As Velta Nagobads watched the 1980 Olympic hockey semifinal on television, she noticed something odd. Every time the cameras focused on the U.S. bench, she saw her husband, Dr. George Nagobads, standing next to coach Herb Brooks. And every time, the doctor maintained the same posture: arms folded across his chest, staring down towards his hand.

When he returned to his home in Edina, Velta asked him why he stood like Napoleon during the Americans' landmark victory over the Soviet Union. George explained that the day before the game, Brooks told him he had figured out how to challenge the seemingly invincible Soviets. "Herbie said to me, 'The only way we can survive and maybe even beat them will be if we can keep fresh legs,' " Nagobads recalled. "'And that means short shifts. I've got a stopwatch. You take it and stay next to me, and you clock the shifts.'"

Last week, Nagobads joked that he didn't see a minute of the Miracle On Ice because his eyes were glued to the watch. His role with that memorable team -- and with the 29 others he served as U.S. team physician -- will be celebrated again Thursday, when he is inducted into the U.S. Hockey Hall of Fame.

Nagobads, who will turn 89 next month, has been making plans for a two-day celebration in Buffalo, N.Y. Dozens of the players he aided with medical care, friendly advice and unceasing support during a 54-year career will be there, as will a posse of family members. Though he was inducted into the Hall in 2003 as part of the Miracle On Ice team, Thursday's award recognizes his 34 years as team doctor for Gophers hockey, his tenure with the North Stars and Fighting Saints and more than a quarter-century of work with USA Hockey and its teams.

"To get in with the [1980] team was nice and fine, but it's not the same," said Nagobads, a native of Latvia. "This is the thing, the personal induction. I was very surprised and very proud. It's been many years of good times."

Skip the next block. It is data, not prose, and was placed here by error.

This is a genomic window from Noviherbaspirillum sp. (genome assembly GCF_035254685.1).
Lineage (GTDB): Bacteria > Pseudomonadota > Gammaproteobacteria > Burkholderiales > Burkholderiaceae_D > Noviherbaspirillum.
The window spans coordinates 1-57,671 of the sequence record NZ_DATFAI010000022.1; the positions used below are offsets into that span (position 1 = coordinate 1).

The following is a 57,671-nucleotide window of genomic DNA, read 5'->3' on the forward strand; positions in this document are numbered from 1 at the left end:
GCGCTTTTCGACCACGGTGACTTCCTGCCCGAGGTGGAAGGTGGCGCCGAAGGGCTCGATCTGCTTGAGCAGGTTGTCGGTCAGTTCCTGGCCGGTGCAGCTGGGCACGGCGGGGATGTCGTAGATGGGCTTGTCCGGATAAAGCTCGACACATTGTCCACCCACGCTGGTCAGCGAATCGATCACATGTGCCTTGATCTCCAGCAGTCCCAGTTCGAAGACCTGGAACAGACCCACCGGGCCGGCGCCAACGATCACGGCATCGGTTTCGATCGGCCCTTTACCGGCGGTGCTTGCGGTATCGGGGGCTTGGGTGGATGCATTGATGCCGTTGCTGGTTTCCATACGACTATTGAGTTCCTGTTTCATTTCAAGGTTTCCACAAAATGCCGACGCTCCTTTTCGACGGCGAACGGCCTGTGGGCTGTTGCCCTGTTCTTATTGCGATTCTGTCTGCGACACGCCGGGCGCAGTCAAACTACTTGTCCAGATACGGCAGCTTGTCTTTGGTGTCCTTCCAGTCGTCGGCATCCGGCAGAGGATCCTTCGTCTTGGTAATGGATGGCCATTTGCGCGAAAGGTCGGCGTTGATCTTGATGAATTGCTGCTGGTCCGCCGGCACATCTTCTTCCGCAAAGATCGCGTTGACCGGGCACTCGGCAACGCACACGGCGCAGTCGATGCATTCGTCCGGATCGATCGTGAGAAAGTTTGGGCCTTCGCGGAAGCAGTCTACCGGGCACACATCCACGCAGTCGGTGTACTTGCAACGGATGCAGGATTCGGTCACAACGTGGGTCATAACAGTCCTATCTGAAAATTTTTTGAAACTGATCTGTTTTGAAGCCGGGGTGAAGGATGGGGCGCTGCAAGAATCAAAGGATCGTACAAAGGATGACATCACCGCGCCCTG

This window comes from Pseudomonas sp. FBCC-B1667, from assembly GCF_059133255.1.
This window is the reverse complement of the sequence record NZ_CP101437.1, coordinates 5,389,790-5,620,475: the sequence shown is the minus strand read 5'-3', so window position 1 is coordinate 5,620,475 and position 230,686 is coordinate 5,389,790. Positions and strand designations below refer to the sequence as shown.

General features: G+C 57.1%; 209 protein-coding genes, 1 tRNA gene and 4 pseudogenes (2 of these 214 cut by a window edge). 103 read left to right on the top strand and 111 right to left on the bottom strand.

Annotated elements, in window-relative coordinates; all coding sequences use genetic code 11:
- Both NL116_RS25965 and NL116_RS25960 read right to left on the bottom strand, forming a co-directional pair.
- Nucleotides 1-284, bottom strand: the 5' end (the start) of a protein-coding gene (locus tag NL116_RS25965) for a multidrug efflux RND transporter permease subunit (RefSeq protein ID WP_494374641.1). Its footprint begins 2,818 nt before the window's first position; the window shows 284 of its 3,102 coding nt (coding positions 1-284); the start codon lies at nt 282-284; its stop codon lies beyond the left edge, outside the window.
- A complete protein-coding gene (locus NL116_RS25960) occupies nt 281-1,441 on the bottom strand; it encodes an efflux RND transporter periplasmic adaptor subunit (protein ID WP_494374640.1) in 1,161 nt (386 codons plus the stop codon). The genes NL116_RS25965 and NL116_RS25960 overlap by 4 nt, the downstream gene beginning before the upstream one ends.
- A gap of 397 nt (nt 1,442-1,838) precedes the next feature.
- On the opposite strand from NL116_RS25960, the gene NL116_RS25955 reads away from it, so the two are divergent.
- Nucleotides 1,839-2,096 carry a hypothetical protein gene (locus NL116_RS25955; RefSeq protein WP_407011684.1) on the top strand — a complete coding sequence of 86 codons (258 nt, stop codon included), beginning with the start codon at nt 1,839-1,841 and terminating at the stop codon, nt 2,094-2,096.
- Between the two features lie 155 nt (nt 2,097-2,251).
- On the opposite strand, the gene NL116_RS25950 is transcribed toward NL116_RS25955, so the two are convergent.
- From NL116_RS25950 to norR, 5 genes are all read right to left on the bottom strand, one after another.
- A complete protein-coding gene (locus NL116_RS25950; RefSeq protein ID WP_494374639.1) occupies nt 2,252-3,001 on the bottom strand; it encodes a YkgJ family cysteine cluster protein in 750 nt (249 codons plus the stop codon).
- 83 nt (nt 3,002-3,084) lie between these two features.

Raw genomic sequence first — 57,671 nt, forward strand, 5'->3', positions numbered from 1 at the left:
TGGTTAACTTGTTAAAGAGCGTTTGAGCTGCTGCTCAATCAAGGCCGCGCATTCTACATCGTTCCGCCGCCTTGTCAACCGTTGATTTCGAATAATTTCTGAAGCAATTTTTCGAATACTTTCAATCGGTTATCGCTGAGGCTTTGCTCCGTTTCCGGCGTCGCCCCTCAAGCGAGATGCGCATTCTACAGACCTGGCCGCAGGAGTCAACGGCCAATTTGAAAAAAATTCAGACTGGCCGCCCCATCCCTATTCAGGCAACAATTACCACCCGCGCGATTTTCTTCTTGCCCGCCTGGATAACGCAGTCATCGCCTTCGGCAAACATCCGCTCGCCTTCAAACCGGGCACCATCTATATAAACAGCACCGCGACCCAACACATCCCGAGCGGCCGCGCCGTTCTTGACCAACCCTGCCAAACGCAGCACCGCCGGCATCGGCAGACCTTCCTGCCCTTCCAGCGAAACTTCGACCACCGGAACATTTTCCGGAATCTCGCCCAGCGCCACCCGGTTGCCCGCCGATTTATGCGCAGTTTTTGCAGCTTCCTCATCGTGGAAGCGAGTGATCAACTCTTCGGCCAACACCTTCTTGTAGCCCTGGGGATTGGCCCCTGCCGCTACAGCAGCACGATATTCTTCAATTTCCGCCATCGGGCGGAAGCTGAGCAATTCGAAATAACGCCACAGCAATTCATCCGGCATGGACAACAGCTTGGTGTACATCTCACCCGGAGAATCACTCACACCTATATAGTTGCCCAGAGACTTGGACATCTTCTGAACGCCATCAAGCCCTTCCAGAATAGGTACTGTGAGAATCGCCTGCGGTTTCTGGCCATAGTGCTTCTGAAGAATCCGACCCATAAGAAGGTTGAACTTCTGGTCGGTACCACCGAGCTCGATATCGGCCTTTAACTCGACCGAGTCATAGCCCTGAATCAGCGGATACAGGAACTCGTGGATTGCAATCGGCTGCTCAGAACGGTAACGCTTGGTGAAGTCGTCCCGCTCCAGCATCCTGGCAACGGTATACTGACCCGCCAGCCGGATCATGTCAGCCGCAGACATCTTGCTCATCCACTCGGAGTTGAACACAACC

Just recently, Nagobads retired from the International Ice Hockey Federation's medical committee after 20 years. He continues to travel the world to speak about health and safety in the sport, and his bottomless good cheer has endeared him to several generations of U.S. players.

Nagobads landed in Minnesota by chance in 1951. His family left Latvia in 1944, when the Soviets occupied the country for a second time, and moved to Germany. After finishing medical school in the Black Forest town of Tübingen, he was working with an international refugee organization in France when he ran into an old university acquaintance.

That friend was accompanied by a man from Minnesota, who suggested Nagobads come to Minneapolis. Though Nagobads didn't speak English, Velta did -- and she didn't want to stay in France. Once they arrived, Nagobads worked as a hospital orderly while he learned the language, but he quickly moved into an internship and surgical residency at Swedish Hospital.

He was working at the University of Minnesota's student health service when he was asked to look after the hockey team in 1956. A former player in his youth, Nagobads' love for and knowledge of the game made him the perfect choice. By 1967, he was joining Gophers players and coaches at international tournaments, including five Winter Olympics.

Nagobads had known Brooks since his playing days with the Gophers, and Nagobads served as friend and confidante to both the coach and players at the 1980 Games. The doctor helped break the self-segregation between Midwestern and East Coast players by suggesting that Mike Eruzione -- who had impressed Nagobads with his leadership in a 1975 tournament -- be named captain. Goalie Jim Craig, who wanted to live with a family while the team trained in the Twin Cities, stayed at Nagobads' home.

And he stood like Napoleon during the game against the Soviets, clicking the stopwatch as Brooks had instructed.

"He didn't want them just to be out there for 40 seconds," Nagobads said. "He wanted them to play for 40 seconds, so I was stopping and starting the watch all the time. I was next to him, and I would say, 'Herbie, 30 seconds! Herbie, 35 seconds! Herbie, 40 seconds already!' [The Soviets] were not expecting us to keep up with them in the third period, but we did."

Through his role in keeping those legs fresh, Nagobads became part of the sport's lore. Still, he's found gold in every one of those 30 U.S. teams he served, with 50 years of memories as his reward.

"All those years, we had glory, and we had defeats," he said. "But we also managed to have many days of fun and laughter. Those things, you always remember."

Rachel Blount •